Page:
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Are any of the windows 7 versions not developer friendly?

i.e. maybe they can't handle IIS or sqlserver shrugs

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Comparison between versions:

More info:,2845,2340431,00.asp

"Windows 7 will be available in six different editions, but only Home Premium and Professional will be widely available at retail. The other editions are focused at other markets, such as the developing world or enterprise use."

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-1 For not answering the question. – Tigraine Aug 6 '09 at 22:34
+1 Does not directly answer the question, but provides useful information and doesn't deserve a -1. – Gabe Moothart Aug 7 '09 at 19:48

You need at least Professional to use IIS. The Home versions do not include it.

I don't see any reason you couldn't install your own web server on a lesser version though.

SQL Server Express and Developer should work on pretty much any version by their very nature (except perhaps Starter) - they are specifically enabled to work on any SKU, this is why they exist :)

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Starter edition should be the only one that would offer any trouble.

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Why does Starter Edition offer trouble to developers? – Peter J Aug 6 '09 at 20:58
Actually, Home will also pose some problems. It comes without IIS7 (something that is not absolutely necessary but sometimes needed) – Tigraine Aug 6 '09 at 22:32

Any of them should be fine, but the Professional, Enterprise, and Ultimate editions come with XP Mode, a fully licensed version of XP running in a VM, that can be used for apps that don't run under Vista. That could come in handy for some older programs.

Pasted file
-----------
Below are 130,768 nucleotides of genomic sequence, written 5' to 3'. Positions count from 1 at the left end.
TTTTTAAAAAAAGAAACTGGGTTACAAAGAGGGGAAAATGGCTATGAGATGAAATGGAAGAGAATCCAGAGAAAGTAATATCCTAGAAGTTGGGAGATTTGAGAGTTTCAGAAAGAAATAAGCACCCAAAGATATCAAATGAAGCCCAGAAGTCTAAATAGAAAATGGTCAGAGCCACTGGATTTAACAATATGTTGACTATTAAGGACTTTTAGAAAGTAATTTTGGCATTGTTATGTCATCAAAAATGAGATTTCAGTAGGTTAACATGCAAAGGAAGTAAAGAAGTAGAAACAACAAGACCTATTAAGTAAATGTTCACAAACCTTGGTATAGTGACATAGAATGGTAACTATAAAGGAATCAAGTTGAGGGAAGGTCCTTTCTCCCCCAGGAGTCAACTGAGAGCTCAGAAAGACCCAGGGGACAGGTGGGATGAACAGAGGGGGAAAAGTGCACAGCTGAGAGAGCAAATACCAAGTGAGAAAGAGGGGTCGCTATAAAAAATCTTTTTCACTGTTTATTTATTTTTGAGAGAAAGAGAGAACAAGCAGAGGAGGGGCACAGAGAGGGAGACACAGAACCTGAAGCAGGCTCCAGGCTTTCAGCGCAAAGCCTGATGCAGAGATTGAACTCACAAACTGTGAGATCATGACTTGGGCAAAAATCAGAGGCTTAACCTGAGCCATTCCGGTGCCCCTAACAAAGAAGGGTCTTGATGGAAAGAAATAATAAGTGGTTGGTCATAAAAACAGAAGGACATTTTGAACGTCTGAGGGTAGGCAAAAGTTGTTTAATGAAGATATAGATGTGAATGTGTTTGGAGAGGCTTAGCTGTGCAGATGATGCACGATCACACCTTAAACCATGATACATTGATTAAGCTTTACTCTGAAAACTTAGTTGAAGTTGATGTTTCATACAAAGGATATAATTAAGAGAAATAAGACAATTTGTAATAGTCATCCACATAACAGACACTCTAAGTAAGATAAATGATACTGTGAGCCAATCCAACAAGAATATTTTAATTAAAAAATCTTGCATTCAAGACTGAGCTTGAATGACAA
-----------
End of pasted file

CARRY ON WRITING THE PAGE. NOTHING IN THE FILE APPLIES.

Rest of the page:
Also, the Home editions do not come with IIS according to this

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Grab an MSDN utlimate edition! Can't go wrong having more power than you need...can always get screwed by not having enough power! Better to have and not need than need and not have.

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I don't have MSDN access though? – mrblah Aug 6 '09 at 21:07
Grab the RC from here (…) but hurry as this offer ends the 20th of august! – Andrew Siemer Aug 6 '09 at 22:12
The RC will start to expire before long, and after that you will have to reformat and install the retail version. And while the RC is fairly stable, it's not as good as it could be. This solution works for a few months at best, and you won't get any security updates either. It's just delaying the inevitable. – Jon Grant Aug 6 '09 at 22:25
Regardless of purchasing a bright new shiny license of windows 7 or not...I suggest that you toss all your standard development installs into a VM and run it from an external hard drive. Then regardless of how windows performs, or expires, you can keep your VM work environment intact. Once things come back up on your OS plug the VM back in and you are off and running again. – Andrew Siemer Aug 6 '09 at 23:37

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